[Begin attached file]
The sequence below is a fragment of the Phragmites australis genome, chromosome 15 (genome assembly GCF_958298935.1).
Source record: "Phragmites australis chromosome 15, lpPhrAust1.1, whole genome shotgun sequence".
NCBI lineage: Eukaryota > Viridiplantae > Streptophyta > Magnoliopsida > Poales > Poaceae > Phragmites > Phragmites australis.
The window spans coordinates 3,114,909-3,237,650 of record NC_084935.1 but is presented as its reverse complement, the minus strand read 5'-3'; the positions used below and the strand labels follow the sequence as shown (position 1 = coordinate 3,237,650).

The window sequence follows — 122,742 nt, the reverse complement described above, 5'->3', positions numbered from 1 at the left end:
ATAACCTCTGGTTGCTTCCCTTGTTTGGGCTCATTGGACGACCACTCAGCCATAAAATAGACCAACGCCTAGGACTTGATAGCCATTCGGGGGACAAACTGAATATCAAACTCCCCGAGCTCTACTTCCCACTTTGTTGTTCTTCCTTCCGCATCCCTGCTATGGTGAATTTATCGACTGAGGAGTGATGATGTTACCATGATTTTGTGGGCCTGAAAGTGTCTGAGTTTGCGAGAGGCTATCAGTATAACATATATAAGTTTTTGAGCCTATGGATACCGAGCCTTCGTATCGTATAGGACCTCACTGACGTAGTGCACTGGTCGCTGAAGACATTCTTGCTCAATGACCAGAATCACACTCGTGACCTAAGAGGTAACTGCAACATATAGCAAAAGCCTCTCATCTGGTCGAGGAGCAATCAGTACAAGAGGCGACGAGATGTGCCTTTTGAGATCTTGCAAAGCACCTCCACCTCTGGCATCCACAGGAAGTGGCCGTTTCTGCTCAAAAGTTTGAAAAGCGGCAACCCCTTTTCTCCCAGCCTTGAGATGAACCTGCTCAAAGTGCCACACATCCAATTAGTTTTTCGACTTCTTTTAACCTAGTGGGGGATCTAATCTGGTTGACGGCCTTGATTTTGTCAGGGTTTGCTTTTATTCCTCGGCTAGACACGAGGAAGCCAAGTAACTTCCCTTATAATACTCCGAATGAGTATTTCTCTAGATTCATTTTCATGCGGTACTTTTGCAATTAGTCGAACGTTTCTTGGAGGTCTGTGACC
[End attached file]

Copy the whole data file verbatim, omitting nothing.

The sequence below is a fragment of the Phragmites australis genome, chromosome 15 (genome assembly GCF_958298935.1).
Source record: "Phragmites australis chromosome 15, lpPhrAust1.1, whole genome shotgun sequence".
NCBI lineage: Eukaryota > Viridiplantae > Streptophyta > Magnoliopsida > Poales > Poaceae > Phragmites > Phragmites australis.
The window spans coordinates 3,114,909-3,237,650 of record NC_084935.1 but is presented as its reverse complement, the minus strand read 5'-3'; the positions used below and the strand labels follow the sequence as shown (position 1 = coordinate 3,237,650).

The window sequence follows — 122,742 nt, the reverse complement described above, 5'->3', positions numbered from 1 at the left end:
ATAACCTCTGGTTGCTTCCCTTGTTTGGGCTCATTGGACGACCACTCAGCCATAAAATAGACCAACGCCTAGGACTTGATAGCCATTCGGGGGACAAACTGAATATCAAACTCCCCGAGCTCTACTTCCCACTTTGTTGTTCTTCCTTCCGCATCCCTGCTATGGTGAATTTATCGACTGAGGAGTGATGATGTTACCATGATTTTGTGGGCCTGAAAGTGTCTGAGTTTGCGAGAGGCTATCAGTATAACATATATAAGTTTTTGAGCCTATGGATACCGAGCCTTCGTATCGTATAGGACCTCACTGACGTAGTGCACTGGTCGCTGAAGACATTCTTGCTCAATGACCAGAATCACACTCGTGACCTAAGAGGTAACTGCAACATATAGCAAAAGCCTCTCATCTGGTCGAGGAGCAATCAGTACAAGAGGCGACGAGATGTGCCTTTTGAGATCTTGCAAAGCACCTCCACCTCTGGCATCCACAGGAAGTGGCCGTTTCTGCTCAAAAGTTTGAAAAGCGGCAACCCCTTTTCTCCCAGCCTTGAGATGAACCTGCTCAAAGTGCCACACATCCAATTAGTTTTTCGACTTCTTTTAACCTAGTGGGGGATCTAATCTGGTTGACGGCCTTGATTTTGTCAGGGTTTGCTTTTATTCCTCGGCTAGACACGAGGAAGCCAAGTAACTTCCCTTATAATACTCCGAATGAGTATTTCTCTAGATTCATTTTCATGCGGTACTTTTGCAATTAGTCGAACGTTTCTTGGAGGTCTGTGACC